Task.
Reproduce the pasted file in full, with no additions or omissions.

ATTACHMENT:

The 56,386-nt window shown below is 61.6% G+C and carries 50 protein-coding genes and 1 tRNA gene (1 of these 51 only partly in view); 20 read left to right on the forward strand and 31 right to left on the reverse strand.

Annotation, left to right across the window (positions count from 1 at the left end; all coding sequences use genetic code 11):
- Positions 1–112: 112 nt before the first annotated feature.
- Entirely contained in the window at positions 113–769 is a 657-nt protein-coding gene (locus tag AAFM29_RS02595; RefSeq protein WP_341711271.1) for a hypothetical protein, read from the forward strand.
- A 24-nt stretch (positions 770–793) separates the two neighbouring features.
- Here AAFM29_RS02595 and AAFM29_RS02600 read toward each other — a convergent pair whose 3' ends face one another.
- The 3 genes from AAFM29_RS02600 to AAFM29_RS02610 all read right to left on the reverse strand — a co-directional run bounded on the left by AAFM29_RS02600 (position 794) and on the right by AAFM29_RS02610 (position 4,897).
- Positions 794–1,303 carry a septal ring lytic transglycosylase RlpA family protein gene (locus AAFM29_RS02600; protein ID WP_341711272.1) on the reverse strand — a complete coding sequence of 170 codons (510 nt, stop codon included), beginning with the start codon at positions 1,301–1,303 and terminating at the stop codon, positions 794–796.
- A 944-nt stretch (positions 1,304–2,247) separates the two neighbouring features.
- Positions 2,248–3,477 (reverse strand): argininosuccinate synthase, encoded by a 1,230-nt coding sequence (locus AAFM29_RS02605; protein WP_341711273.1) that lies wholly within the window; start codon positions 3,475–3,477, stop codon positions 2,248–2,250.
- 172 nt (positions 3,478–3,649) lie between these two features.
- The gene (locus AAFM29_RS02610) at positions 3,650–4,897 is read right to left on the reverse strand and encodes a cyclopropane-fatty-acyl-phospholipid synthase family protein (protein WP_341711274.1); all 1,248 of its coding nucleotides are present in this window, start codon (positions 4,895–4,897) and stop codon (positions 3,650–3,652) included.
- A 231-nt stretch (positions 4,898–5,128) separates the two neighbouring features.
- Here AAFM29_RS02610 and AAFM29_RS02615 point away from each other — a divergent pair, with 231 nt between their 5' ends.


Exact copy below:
The 56,386-nt window shown below is 61.6% G+C and carries 50 protein-coding genes and 1 tRNA gene (1 of these 51 only partly in view); 20 read left to right on the forward strand and 31 right to left on the reverse strand.

Annotation, left to right across the window (positions count from 1 at the left end; all coding sequences use genetic code 11):
- Positions 1–112: 112 nt before the first annotated feature.
- Entirely contained in the window at positions 113–769 is a 657-nt protein-coding gene (locus tag AAFM29_RS02595; RefSeq protein WP_341711271.1) for a hypothetical protein, read from the forward strand.
- A 24-nt stretch (positions 770–793) separates the two neighbouring features.
- Here AAFM29_RS02595 and AAFM29_RS02600 read toward each other — a convergent pair whose 3' ends face one another.
- The 3 genes from AAFM29_RS02600 to AAFM29_RS02610 all read right to left on the reverse strand — a co-directional run bounded on the left by AAFM29_RS02600 (position 794) and on the right by AAFM29_RS02610 (position 4,897).
- Positions 794–1,303 carry a septal ring lytic transglycosylase RlpA family protein gene (locus AAFM29_RS02600; protein ID WP_341711272.1) on the reverse strand — a complete coding sequence of 170 codons (510 nt, stop codon included), beginning with the start codon at positions 1,301–1,303 and terminating at the stop codon, positions 794–796.
- A 944-nt stretch (positions 1,304–2,247) separates the two neighbouring features.
- Positions 2,248–3,477 (reverse strand): argininosuccinate synthase, encoded by a 1,230-nt coding sequence (locus AAFM29_RS02605; protein WP_341711273.1) that lies wholly within the window; start codon positions 3,475–3,477, stop codon positions 2,248–2,250.
- 172 nt (positions 3,478–3,649) lie between these two features.
- The gene (locus AAFM29_RS02610) at positions 3,650–4,897 is read right to left on the reverse strand and encodes a cyclopropane-fatty-acyl-phospholipid synthase family protein (protein WP_341711274.1); all 1,248 of its coding nucleotides are present in this window, start codon (positions 4,895–4,897) and stop codon (positions 3,650–3,652) included.
- A 231-nt stretch (positions 4,898–5,128) separates the two neighbouring features.
- Here AAFM29_RS02610 and AAFM29_RS02615 point away from each other — a divergent pair, with 231 nt between their 5' ends.